Date of Award

Spring 5-2022

Document Type

Honors Thesis



First Advisor

Dr. Christopher Anderson

Second Advisor

Dr. Andrea Liebl

Third Advisor

Dr. Jacob Kerby


Anolis, sprint performance, ecomorph, adaptive radiation

Subject Categories

Biochemistry, Biophysics, and Structural Biology | Ecology and Evolutionary Biology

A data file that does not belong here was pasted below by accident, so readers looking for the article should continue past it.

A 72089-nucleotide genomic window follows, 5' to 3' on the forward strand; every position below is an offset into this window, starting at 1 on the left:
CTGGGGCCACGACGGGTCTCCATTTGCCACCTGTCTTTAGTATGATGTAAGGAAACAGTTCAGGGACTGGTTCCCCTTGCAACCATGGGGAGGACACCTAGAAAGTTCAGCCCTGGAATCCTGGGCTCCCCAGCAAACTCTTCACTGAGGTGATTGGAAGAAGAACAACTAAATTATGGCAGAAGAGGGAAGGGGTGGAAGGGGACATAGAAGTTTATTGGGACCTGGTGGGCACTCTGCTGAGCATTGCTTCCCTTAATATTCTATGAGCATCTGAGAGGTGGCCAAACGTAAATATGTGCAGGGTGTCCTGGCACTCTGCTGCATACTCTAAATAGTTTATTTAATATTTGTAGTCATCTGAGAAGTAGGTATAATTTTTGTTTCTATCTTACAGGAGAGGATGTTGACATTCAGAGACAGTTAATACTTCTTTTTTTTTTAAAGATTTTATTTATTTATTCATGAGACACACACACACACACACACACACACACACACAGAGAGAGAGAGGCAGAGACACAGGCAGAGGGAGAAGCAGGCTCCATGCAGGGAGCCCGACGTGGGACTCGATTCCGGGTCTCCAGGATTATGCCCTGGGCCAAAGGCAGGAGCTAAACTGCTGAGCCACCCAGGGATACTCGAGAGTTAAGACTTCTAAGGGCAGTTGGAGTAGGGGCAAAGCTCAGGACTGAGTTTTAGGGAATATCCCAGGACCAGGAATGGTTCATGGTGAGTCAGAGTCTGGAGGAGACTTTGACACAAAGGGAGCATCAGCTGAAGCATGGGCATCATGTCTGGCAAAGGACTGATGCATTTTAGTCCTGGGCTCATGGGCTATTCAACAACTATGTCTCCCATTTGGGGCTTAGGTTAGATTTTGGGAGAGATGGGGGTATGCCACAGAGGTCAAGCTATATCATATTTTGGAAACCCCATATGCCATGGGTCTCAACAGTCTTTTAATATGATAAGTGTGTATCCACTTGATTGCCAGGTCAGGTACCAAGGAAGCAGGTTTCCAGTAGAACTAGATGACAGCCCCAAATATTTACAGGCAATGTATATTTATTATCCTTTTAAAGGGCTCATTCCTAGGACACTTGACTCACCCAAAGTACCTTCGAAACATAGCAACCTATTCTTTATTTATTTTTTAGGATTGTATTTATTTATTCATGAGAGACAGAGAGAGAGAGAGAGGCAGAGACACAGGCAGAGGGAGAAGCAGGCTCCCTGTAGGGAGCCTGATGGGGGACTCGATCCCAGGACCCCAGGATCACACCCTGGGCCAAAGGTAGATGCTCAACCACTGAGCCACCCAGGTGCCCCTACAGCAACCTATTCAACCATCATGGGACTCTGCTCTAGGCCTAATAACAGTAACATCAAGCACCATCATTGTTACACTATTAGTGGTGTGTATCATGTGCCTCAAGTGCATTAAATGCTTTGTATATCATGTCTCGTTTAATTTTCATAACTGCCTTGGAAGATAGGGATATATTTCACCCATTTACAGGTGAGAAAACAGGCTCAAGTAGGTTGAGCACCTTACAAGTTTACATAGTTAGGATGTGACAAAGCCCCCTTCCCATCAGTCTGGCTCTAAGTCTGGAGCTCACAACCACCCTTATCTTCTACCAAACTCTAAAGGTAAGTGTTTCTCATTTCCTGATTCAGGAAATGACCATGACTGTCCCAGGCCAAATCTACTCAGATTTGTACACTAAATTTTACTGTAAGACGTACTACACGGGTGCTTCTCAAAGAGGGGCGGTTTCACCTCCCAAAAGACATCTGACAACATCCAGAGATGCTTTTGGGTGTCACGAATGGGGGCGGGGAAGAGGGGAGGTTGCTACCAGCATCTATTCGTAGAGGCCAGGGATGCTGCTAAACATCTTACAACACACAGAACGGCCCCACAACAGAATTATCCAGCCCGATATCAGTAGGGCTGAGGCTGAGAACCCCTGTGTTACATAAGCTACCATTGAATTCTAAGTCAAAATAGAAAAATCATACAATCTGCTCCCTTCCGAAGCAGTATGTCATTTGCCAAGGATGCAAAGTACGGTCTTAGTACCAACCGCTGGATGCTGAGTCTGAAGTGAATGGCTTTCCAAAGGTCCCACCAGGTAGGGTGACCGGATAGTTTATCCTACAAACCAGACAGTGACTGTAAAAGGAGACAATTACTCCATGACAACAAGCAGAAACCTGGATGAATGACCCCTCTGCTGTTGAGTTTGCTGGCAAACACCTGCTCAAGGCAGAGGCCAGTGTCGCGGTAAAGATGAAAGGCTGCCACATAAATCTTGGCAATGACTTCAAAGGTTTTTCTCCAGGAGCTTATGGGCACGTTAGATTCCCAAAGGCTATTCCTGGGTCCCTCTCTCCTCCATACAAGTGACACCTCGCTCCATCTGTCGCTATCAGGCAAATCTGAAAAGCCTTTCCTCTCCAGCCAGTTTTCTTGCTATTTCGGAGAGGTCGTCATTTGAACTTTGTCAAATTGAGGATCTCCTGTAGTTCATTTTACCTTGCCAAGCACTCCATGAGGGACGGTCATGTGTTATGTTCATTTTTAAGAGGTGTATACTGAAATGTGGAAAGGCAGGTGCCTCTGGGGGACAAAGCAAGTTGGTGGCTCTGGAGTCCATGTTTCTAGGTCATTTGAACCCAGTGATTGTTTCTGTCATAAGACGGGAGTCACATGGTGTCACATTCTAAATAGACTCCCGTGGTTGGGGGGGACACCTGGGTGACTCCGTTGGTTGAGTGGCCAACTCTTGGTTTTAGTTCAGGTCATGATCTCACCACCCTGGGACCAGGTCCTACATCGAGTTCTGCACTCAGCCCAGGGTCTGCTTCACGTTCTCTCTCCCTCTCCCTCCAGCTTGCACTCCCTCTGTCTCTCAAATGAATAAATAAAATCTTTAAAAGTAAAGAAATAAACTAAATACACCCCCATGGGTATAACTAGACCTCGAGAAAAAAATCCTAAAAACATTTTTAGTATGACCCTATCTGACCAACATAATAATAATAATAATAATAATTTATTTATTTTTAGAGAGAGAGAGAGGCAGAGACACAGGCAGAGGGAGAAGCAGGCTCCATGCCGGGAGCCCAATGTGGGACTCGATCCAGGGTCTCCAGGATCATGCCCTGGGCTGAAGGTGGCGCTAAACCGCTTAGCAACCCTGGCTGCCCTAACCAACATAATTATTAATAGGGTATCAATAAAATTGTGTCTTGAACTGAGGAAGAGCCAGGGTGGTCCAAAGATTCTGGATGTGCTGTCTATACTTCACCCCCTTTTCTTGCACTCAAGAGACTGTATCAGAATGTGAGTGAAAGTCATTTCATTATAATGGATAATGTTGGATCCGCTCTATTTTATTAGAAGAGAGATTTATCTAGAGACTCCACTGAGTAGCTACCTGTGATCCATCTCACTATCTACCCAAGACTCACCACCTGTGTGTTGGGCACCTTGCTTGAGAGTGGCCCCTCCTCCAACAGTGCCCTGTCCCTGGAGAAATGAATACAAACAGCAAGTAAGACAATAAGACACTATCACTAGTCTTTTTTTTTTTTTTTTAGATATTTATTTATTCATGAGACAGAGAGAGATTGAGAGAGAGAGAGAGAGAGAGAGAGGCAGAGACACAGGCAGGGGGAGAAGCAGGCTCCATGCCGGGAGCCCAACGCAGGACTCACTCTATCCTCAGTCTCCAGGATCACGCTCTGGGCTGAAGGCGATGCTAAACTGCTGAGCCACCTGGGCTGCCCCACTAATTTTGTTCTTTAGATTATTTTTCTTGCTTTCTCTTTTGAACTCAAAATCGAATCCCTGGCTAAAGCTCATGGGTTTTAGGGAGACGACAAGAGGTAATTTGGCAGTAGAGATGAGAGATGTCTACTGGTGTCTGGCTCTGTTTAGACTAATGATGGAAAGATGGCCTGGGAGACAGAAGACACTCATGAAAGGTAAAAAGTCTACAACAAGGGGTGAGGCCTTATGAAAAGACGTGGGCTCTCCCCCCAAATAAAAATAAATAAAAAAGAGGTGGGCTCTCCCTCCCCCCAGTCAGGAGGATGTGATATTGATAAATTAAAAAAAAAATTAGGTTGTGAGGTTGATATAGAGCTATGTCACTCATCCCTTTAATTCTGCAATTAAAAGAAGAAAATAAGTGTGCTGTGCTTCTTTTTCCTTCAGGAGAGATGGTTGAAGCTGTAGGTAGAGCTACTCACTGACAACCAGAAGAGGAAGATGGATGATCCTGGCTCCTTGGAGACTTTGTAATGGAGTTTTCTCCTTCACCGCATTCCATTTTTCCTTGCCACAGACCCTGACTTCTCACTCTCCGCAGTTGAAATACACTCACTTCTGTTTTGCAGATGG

Anolis lizards have become model organisms for the study of adaptive radiation and convergent evolution due to repeated patterns of specialization that allow them to live in different environmental niches within the habitats they occur. As part of a suite of adaptations for living in specific habitats, many species have repeatedly evolved specific changes in anatomy and physiology that make them better able to perform and survive in their surroundings. These specialized forms are referred to as “ecomorphs” based on their preferred habitats and have been well documented among Caribbean anoles. Mainland species, on the other hand, are less studied. Here, focusing on two mainland species of anoles, Anolis biporcatus, a highly arboreal species, and A. osa, a more terrestrial species, I ask if differences in ecomorph type has led to changes in how incline impacts sprint performance. To do so, I analyzed sprint trials for individual of each species running on inclines from 0-60º and tested for effect differences. The results indicate that although the two species differ in their overall performance, they largely show similar effects of incline. A. biporcatus, however, exhibits a performance limit in their ability to generate sufficient power to elevate their body center of mass above 45º inclines, which is not observed in A. osa. This limit may be constrained by the increased habitat variability of the latter species with respect to incline.



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